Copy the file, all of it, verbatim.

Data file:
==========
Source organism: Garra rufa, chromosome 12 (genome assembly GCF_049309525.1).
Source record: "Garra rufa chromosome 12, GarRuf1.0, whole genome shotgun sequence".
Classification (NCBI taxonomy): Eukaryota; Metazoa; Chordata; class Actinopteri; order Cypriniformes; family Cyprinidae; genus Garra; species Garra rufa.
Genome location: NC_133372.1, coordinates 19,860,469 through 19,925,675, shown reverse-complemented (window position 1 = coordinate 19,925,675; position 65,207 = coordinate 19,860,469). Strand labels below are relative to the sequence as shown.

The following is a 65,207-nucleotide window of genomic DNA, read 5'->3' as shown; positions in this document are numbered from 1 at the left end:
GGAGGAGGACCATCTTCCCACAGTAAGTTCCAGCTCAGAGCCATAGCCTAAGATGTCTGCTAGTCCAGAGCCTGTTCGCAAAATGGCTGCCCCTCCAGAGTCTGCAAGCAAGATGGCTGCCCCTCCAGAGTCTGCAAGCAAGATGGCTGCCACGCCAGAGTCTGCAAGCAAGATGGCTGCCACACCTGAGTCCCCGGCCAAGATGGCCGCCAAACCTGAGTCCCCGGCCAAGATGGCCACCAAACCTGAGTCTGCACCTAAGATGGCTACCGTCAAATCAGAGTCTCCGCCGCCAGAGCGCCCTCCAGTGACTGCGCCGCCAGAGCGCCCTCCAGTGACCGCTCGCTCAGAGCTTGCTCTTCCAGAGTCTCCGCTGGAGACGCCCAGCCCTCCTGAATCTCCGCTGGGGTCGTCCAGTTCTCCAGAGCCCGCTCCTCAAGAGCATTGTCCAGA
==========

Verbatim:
Source organism: Garra rufa, chromosome 12 (genome assembly GCF_049309525.1).
Source record: "Garra rufa chromosome 12, GarRuf1.0, whole genome shotgun sequence".
Classification (NCBI taxonomy): Eukaryota; Metazoa; Chordata; class Actinopteri; order Cypriniformes; family Cyprinidae; genus Garra; species Garra rufa.
Genome location: NC_133372.1, coordinates 19,860,469 through 19,925,675, shown reverse-complemented (window position 1 = coordinate 19,925,675; position 65,207 = coordinate 19,860,469). Strand labels below are relative to the sequence as shown.

The following is a 65,207-nucleotide window of genomic DNA, read 5'->3' as shown; positions in this document are numbered from 1 at the left end:
GGAGGAGGACCATCTTCCCACAGTAAGTTCCAGCTCAGAGCCATAGCCTAAGATGTCTGCTAGTCCAGAGCCTGTTCGCAAAATGGCTGCCCCTCCAGAGTCTGCAAGCAAGATGGCTGCCCCTCCAGAGTCTGCAAGCAAGATGGCTGCCACGCCAGAGTCTGCAAGCAAGATGGCTGCCACACCTGAGTCCCCGGCCAAGATGGCCGCCAAACCTGAGTCCCCGGCCAAGATGGCCACCAAACCTGAGTCTGCACCTAAGATGGCTACCGTCAAATCAGAGTCTCCGCCGCCAGAGCGCCCTCCAGTGACTGCGCCGCCAGAGCGCCCTCCAGTGACCGCTCGCTCAGAGCTTGCTCTTCCAGAGTCTCCGCTGGAGACGCCCAGCCCTCCTGAATCTCCGCTGGGGTCGTCCAGTTCTCCAGAGCCCGCTCCTCAAGAGCATTGTCCAGA